A genetic change in a recently identified autism-associated gene has been discovered by scientists. The findings of the study are published in the Journal of Medical Genetics.
Using whole-exome sequencing - a method that examines the parts of genes that regulate protein, called exons - the team identified a genetic change in a newly recognized autism-associated gene, Activity-Dependent Neuroprotective Protein (ADNP), in a girl with developmental delay. This change in the ADNP gene helps explain the cause of developmental delay in this patient. This same genetic change in ADNP was also found in a boy who was diagnosed with autism.
AdvertisementThe ADNP gene plays an important role in regulation of early brain development. Recently, genetic changes in this gene have been found to cause a novel genetic syndrome associated with autism. Changes in this gene may be among the most common causes of autism.
"Genetic testing is a very powerful diagnostic tool for individuals with developmental delay," said Eric Morrow, M.D., Ph.D., director of the Developmental Disorder Genetics Research Program at Bradley Hospital and lead author of the study. "Through genetic testing, which is available to some in the clinical setting as well as in research, a medical diagnosis is possible for a large subset of patients."
Morrow continued, "Genetic changes in ADNP are highly associated with autism and are found in at least .17 percent of autism cases. In these patients, changes in this gene represent an important part of the medical cause for developmental delay and/or autism. The use of these genome-wide sequencing methods in patients with developmental disorders is one of the best examples of the applications of modern genomics in clinical practice."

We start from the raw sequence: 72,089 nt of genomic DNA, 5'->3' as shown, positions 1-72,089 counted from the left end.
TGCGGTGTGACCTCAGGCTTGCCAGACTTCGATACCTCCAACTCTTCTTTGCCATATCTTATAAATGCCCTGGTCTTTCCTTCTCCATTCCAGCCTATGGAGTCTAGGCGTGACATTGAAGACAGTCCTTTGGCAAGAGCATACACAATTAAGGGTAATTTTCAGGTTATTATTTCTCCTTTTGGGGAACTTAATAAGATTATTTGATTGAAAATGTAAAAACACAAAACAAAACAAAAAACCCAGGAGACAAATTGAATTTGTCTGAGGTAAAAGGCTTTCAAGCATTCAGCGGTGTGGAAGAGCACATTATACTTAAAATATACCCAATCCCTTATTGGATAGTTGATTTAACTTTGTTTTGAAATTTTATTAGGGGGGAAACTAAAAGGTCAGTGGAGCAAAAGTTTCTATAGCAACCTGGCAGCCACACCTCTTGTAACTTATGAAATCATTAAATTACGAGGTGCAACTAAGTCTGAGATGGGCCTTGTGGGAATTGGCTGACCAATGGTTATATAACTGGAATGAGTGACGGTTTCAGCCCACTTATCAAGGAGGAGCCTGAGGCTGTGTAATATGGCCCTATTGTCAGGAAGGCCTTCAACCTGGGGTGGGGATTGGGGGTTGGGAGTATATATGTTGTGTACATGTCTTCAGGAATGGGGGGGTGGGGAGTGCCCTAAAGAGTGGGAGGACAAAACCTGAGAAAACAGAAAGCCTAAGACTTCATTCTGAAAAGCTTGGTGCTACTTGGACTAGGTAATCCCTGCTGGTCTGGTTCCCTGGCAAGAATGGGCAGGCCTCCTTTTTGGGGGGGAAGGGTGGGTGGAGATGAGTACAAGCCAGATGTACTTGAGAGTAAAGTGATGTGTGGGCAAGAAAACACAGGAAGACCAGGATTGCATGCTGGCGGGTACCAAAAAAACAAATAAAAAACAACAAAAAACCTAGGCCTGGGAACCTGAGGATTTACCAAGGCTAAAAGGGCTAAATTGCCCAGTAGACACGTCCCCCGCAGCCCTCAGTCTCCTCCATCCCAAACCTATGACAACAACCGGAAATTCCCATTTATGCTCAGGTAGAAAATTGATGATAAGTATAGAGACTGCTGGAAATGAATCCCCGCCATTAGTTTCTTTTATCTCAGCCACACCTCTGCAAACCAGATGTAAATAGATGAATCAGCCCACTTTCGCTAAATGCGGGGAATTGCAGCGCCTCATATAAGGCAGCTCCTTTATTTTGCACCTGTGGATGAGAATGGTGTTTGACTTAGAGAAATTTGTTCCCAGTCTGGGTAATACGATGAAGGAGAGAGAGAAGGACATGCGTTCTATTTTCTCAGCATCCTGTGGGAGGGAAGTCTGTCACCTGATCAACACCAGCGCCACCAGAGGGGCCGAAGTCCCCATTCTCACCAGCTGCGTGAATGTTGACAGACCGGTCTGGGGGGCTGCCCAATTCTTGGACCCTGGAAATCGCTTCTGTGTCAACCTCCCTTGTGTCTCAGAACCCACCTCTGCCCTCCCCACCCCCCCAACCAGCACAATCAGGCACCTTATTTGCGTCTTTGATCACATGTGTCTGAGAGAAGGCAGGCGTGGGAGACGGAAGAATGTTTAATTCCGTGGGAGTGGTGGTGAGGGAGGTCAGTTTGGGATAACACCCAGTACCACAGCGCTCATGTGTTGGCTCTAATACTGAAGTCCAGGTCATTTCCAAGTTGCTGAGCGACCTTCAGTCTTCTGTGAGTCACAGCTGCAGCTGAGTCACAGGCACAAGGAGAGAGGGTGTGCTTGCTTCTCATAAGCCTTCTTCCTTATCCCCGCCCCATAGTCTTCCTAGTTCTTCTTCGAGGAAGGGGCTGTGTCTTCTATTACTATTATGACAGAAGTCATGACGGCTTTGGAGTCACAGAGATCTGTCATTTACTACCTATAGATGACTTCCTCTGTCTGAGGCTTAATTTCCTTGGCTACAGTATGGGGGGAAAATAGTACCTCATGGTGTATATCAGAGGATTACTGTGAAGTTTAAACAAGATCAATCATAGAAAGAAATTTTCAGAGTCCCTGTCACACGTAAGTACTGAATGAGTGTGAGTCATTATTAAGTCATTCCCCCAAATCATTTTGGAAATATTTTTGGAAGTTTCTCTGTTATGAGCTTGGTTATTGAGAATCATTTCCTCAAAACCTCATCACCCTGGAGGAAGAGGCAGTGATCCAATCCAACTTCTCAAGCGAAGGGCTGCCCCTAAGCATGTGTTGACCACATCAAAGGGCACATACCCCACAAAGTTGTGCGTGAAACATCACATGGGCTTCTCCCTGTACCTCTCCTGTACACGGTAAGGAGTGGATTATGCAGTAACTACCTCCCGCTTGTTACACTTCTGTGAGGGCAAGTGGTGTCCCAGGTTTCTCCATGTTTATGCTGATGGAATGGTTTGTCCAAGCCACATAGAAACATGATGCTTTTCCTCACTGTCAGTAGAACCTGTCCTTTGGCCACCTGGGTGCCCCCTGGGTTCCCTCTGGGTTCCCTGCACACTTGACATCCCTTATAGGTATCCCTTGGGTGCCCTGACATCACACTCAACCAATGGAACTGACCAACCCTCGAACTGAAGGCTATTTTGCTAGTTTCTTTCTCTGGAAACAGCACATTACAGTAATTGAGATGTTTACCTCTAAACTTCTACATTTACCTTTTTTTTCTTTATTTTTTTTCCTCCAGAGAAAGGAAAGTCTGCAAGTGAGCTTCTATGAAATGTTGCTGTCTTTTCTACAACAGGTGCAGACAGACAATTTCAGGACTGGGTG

This study represents one of the first publications resulting in part from Morrow's work with the Rhode Island Collaborative for Autism Research and Treatment (RI-CART), which is co-led by Morrow. Funding for RI-CART is provided in part by a grant from the Simons Foundation for Autism Research and also through support from the Brown Institute for Brain Science (BIBS), the Norman Prince Neuroscience Institute at Rhode Island Hospital, the Department of Psychiatry and Human Behavior at Brown University, Women & Infants Hospital and the Groden Network. This cross-disciplinary collaboration, including the work of Chanika Phornphutkul, M.D., director of Hasbro Children's Hospital's division of Clinical Genetics, and the paper's lead authors from several departments and training programs, represents an important development in research and clinical care for patients.
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